In the human body or in the map of the human body above or below the back of the skull, a trapezoidal shaped bone is found and this is called the occipital bone. You could say that this bone is a plate and serves to accommodate the back of the brain. The occipital bone is one of the seven bones that work together to form the skull and it is located behind the five skulls.
This occipital bone then develops over time and gets older and then it joins other skull bones. When you are 18 to 25 years old, the sphenoid bone located in the middle of the skull grows together with the occipital bone. Meanwhile, the parietal bone at the top of the head and the occipital bone will fuse when a person is between 26 and 40 years old.
Also see: The Causes of Waking Up With Headaches
The thalamus is a part that is located deep in the brain or to be precise in the cerebral cortex. The location of the thalamus can be said to be close to the hypothalamus. This includes a symmetrical arrangement located in the brain stem.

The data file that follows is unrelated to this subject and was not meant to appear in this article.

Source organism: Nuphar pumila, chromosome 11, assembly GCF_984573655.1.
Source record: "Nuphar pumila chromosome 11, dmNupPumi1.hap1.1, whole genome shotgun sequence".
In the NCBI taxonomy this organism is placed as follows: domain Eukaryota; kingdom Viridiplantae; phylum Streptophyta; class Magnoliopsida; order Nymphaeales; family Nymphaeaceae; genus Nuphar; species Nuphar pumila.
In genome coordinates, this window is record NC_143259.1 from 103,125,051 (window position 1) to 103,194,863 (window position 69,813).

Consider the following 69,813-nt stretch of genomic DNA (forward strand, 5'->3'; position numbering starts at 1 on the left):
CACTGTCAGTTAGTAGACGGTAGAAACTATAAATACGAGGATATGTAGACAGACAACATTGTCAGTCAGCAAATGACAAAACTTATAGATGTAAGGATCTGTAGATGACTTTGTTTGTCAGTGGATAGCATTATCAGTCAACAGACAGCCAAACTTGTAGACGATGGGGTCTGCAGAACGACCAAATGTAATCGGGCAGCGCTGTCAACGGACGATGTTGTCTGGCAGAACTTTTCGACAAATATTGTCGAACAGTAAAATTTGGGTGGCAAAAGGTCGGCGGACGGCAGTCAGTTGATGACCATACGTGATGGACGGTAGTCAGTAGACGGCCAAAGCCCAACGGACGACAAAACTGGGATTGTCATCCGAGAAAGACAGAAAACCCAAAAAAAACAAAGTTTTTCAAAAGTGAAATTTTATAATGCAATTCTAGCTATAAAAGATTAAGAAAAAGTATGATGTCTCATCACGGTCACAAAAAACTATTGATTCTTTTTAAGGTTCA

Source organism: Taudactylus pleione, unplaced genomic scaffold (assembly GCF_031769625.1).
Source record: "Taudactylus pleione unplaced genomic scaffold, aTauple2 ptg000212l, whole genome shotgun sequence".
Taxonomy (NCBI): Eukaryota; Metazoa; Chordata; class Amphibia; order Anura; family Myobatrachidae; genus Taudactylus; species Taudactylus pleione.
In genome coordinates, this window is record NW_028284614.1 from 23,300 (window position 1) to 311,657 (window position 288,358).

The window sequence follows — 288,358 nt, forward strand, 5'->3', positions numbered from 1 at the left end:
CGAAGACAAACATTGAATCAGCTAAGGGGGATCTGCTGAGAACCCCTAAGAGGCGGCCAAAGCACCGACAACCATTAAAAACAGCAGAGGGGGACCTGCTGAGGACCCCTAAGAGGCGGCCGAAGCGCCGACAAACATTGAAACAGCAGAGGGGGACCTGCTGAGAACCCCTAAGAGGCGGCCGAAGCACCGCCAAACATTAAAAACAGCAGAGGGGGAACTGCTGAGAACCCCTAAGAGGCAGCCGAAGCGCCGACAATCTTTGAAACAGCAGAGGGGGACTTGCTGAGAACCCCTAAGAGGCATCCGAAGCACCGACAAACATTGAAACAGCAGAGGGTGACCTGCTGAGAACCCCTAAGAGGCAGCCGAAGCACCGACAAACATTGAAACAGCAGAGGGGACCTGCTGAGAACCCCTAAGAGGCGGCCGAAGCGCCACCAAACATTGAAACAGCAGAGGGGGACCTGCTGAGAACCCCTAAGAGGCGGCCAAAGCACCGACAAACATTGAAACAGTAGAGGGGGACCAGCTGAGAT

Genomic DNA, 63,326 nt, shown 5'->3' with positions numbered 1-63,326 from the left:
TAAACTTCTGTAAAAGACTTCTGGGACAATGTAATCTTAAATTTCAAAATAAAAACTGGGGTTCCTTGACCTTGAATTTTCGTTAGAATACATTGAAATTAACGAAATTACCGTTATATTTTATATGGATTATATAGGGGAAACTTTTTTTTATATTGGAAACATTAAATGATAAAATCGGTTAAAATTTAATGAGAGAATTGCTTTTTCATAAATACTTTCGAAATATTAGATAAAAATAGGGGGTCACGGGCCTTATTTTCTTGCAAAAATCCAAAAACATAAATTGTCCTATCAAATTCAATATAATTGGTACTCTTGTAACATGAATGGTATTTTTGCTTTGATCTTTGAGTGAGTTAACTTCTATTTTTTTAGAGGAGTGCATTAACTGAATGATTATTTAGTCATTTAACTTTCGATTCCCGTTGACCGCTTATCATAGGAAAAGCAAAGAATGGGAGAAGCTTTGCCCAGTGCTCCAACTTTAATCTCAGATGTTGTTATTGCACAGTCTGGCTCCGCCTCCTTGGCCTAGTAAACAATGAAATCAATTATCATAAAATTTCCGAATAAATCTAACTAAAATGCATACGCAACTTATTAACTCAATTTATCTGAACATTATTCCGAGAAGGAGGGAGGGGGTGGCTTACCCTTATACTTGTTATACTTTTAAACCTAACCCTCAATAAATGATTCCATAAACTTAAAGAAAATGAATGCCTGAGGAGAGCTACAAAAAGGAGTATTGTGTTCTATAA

Both parts of the thalamus are bulb-shaped, with a length of about 5.5 to 6.0 cm in adults. Of course in children the size becomes smaller.
The thalamus includes the task of receiving almost all sensory information and also from the olfactory system, all of which are then sent to the relevant cortical. The results showed that the thalamus function is not only to convey information but also has another role, namely processing the information. it ensures that the information is processed correctly in the primary cortex area.
The thalamus also has a strong relationship with the cerebral cortex. Together they are involved in the regulation of consciousness. So, someone who has damage to the thalamus, he will be in a permanent coma.